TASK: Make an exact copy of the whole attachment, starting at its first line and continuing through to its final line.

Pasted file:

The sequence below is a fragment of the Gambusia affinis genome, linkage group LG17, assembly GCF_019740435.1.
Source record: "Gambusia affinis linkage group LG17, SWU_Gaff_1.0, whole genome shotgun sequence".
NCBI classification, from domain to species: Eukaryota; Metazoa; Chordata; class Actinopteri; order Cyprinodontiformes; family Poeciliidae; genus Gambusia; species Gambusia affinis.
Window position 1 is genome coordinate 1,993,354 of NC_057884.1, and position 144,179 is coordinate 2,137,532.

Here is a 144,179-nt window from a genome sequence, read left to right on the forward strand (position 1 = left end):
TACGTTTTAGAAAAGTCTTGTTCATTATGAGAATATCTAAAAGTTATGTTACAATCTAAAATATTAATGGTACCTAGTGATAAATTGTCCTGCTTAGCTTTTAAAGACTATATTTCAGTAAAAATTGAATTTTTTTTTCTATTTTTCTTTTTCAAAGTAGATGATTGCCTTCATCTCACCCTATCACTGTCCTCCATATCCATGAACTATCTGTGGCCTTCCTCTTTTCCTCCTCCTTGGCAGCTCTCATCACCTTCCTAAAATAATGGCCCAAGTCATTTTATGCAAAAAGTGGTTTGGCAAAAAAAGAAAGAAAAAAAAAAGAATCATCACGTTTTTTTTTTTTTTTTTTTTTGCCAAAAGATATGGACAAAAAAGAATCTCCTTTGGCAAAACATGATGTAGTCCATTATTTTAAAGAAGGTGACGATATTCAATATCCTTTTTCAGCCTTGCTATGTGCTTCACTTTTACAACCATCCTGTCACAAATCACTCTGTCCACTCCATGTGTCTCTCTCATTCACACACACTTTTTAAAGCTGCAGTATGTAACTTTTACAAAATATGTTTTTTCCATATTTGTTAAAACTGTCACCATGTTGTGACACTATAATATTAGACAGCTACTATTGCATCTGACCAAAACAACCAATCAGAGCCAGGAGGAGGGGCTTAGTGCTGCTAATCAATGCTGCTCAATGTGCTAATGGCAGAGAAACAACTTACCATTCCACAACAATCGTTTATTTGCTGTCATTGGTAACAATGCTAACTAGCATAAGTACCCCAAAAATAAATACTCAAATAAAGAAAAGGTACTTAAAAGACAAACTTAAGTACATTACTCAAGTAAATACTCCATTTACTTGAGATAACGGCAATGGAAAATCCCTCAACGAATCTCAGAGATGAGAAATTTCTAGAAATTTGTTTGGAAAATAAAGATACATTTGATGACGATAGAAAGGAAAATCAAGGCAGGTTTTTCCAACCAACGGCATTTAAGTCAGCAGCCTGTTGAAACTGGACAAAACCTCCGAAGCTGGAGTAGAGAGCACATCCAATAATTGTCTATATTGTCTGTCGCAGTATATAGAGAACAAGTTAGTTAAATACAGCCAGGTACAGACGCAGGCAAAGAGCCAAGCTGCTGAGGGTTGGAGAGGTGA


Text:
The sequence below is a fragment of the Gambusia affinis genome, linkage group LG17, assembly GCF_019740435.1.
Source record: "Gambusia affinis linkage group LG17, SWU_Gaff_1.0, whole genome shotgun sequence".
NCBI classification, from domain to species: Eukaryota; Metazoa; Chordata; class Actinopteri; order Cyprinodontiformes; family Poeciliidae; genus Gambusia; species Gambusia affinis.
Window position 1 is genome coordinate 1,993,354 of NC_057884.1, and position 144,179 is coordinate 2,137,532.

Here is a 144,179-nt window from a genome sequence, read left to right on the forward strand (position 1 = left end):
TACGTTTTAGAAAAGTCTTGTTCATTATGAGAATATCTAAAAGTTATGTTACAATCTAAAATATTAATGGTACCTAGTGATAAATTGTCCTGCTTAGCTTTTAAAGACTATATTTCAGTAAAAATTGAATTTTTTTTTCTATTTTTCTTTTTCAAAGTAGATGATTGCCTTCATCTCACCCTATCACTGTCCTCCATATCCATGAACTATCTGTGGCCTTCCTCTTTTCCTCCTCCTTGGCAGCTCTCATCACCTTCCTAAAATAATGGCCCAAGTCATTTTATGCAAAAAGTGGTTTGGCAAAAAAAGAAAGAAAAAAAAAAGAATCATCACGTTTTTTTTTTTTTTTTTTTTTGCCAAAAGATATGGACAAAAAAGAATCTCCTTTGGCAAAACATGATGTAGTCCATTATTTTAAAGAAGGTGACGATATTCAATATCCTTTTTCAGCCTTGCTATGTGCTTCACTTTTACAACCATCCTGTCACAAATCACTCTGTCCACTCCATGTGTCTCTCTCATTCACACACACTTTTTAAAGCTGCAGTATGTAACTTTTACAAAATATGTTTTTTCCATATTTGTTAAAACTGTCACCATGTTGTGACACTATAATATTAGACAGCTACTATTGCATCTGACCAAAACAACCAATCAGAGCCAGGAGGAGGGGCTTAGTGCTGCTAATCAATGCTGCTCAATGTGCTAATGGCAGAGAAACAACTTACCATTCCACAACAATCGTTTATTTGCTGTCATTGGTAACAATGCTAACTAGCATAAGTACCCCAAAAATAAATACTCAAATAAAGAAAAGGTACTTAAAAGACAAACTTAAGTACATTACTCAAGTAAATACTCCATTTACTTGAGATAACGGCAATGGAAAATCCCTCAACGAATCTCAGAGATGAGAAATTTCTAGAAATTTGTTTGGAAAATAAAGATACATTTGATGACGATAGAAAGGAAAATCAAGGCAGGTTTTTCCAACCAACGGCATTTAAGTCAGCAGCCTGTTGAAACTGGACAAAACCTCCGAAGCTGGAGTAGAGAGCACATCCAATAATTGTCTATATTGTCTGTCGCAGTATATAGAGAACAAGTTAGTTAAATACAGCCAGGTACAGACGCAGGCAAAGAGCCAAGCTGCTGAGGGTTGGAGAGGTGA